Now he thinks that if he can just get her back on track, the Knicks game they do attend (to which she drags herself and hates every minute) will help her recover.
But recover for what? "This," Ethan once assured her about their marriage, "is the happily ever after part of your life." Such boyish enthusiasm, such cocksure pronouncements, might earn an affectionate smile or tease from a wife who's sure of herself, but Julie has no sense of an inner core. At one point she glances at her perfect husband smiling easily at her. "His two front teeth are white, but they're capped. Sometimes for no reason at all she hates him."
Her mother has always told her, "If you look happy and pretty, then you are happy and pretty." Other women might laugh off this kind of silly Mom homily, but not Julie.
We learn just enough about her childhood to picture Julie as a girl who was constantly threatened by her father's sexual overtures until apparently she made certain adjustments for him. He had his violent episodes, however, and eventually deserted the family.
We see how Julie missed her father - still does - as though she were an abandoned lover, much as her mother misses him. But then, her mother has turned to private detectives and plastic surgery in the futile hope of getting him back. Julie has gone on to become "another man's possession."
So the Julie we meet when she gets back from the hospital, while struggling to find her place in life, is getting clobbered from every direction. It isn't just the demons from childhood that keep her unhinged but the everyday signals of "normal" American life that are driving her crazy.
When she looks at the starving young models in magazines, all Julie sees is how old and replaceable she's become. She knows that magazines are supposed to make readers feel old and fat so they'll buy more things.
But so much is empty inside that Julie takes all her cues, all her values, from the outside. She looks at an advertisement showing happy children eating pancakes as though it were a list of requirements about how to live: Buy the stove, make the pancakes, have the kids, smile at the husband and it's done.
Halfway through "A Mouthful of Air," I began to think of Alice Sebold's other book, the nonfiction "Lucky," in which Sebold describes the time she was raped. Every moment during the assault, the rapist robbed Sebold of her will. When she screamed, he nearly strangled her. When she fought, he beat her nearly to death. Soon she learned that to survive the attack, she had to give the rapist exactly what he wanted - she even had to help him accomplish the deed. This loss of will was so profound that Sebold wandered around in a state of paralysis and self-destructive behavior for the next 10 years.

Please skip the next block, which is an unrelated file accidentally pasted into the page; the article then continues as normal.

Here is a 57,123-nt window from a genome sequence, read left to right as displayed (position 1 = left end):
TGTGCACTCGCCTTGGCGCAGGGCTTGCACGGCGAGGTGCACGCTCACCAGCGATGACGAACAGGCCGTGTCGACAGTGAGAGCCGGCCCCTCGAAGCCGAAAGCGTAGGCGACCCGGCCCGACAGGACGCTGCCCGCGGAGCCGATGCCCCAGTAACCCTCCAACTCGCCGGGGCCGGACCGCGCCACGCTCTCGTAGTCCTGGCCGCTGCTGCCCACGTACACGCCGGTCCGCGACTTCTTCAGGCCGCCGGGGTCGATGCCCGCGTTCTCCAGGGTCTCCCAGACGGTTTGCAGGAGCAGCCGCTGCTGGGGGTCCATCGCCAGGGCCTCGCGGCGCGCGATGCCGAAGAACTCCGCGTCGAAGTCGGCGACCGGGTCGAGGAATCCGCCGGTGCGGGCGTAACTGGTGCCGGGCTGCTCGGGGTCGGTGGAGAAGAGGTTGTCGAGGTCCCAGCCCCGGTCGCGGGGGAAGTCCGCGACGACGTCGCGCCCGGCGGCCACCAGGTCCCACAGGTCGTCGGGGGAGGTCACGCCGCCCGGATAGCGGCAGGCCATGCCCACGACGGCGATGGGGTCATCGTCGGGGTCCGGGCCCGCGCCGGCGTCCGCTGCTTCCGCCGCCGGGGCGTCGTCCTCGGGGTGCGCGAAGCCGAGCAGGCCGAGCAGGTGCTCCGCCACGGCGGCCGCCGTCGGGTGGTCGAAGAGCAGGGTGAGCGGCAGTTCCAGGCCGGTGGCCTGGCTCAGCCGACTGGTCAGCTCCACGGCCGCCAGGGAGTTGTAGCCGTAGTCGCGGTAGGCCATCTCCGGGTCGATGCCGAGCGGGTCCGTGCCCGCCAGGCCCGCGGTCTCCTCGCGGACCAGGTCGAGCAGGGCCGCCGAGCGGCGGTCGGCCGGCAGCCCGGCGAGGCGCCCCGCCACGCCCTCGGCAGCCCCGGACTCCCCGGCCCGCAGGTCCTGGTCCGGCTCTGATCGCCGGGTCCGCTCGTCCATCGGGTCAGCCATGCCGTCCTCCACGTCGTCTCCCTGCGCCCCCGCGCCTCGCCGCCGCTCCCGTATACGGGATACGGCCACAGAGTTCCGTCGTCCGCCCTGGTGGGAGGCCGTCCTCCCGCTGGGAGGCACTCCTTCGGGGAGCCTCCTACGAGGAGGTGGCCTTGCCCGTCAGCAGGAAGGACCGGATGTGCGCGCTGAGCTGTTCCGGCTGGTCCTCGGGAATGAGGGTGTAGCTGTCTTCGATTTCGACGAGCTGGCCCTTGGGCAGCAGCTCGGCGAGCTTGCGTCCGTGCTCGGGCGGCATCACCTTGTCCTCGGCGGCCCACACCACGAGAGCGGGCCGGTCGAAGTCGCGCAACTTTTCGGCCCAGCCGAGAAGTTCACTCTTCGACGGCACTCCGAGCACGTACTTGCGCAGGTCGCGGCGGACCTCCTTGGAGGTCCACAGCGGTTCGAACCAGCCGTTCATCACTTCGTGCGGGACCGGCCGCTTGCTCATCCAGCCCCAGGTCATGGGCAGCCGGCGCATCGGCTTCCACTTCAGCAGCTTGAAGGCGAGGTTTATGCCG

One realizes in "A Mouthful of Air" that if loss of will happens to a grown woman who is raped, something far more profound, like loss of one's entire identity, must happen to a child when she is repeatedly, often violently, abused sexually, especially by her father. We get only a few glimpses of the manner in which Julie's father became both a romantic and brutal sexual figure in her young life, but it is enough to understand why she feels now that her insides are "decayed" and "rotting."
This loss of self is represented most compellingly by a writing style that I found myself hating yet admiring enormously. It's a childish style, often sing-songy, like a Dick-and-Jane narrative that can just drive a person bats, as we try to take the protagonist seriously.
Various paragraphs begin: "Julie travels downtown," "Julie stands straighter," "Julie tries to appreciate," "Julie hurries up the hill," "Julie is not sure," "Julie looks around," "Julie is aging," and so forth. It's as though Julie has been stripped so cleanly of any sure knowledge about herself that all the author can do is to start her out fresh with every new event, thereby infantilizing her, just like everybody else does.
And yet slivers are offered every now and again of a real person inside that shell - a very brave and intelligent woman who may still discover that she is capable of genuine emotion, of spontaneity, of interests outside herself. Here Koppelman creates several excruciatingly hopeful scenes, one especially memorable in which Ethan reads a passage from Julie's childhood book, "The Velveteen Rabbit."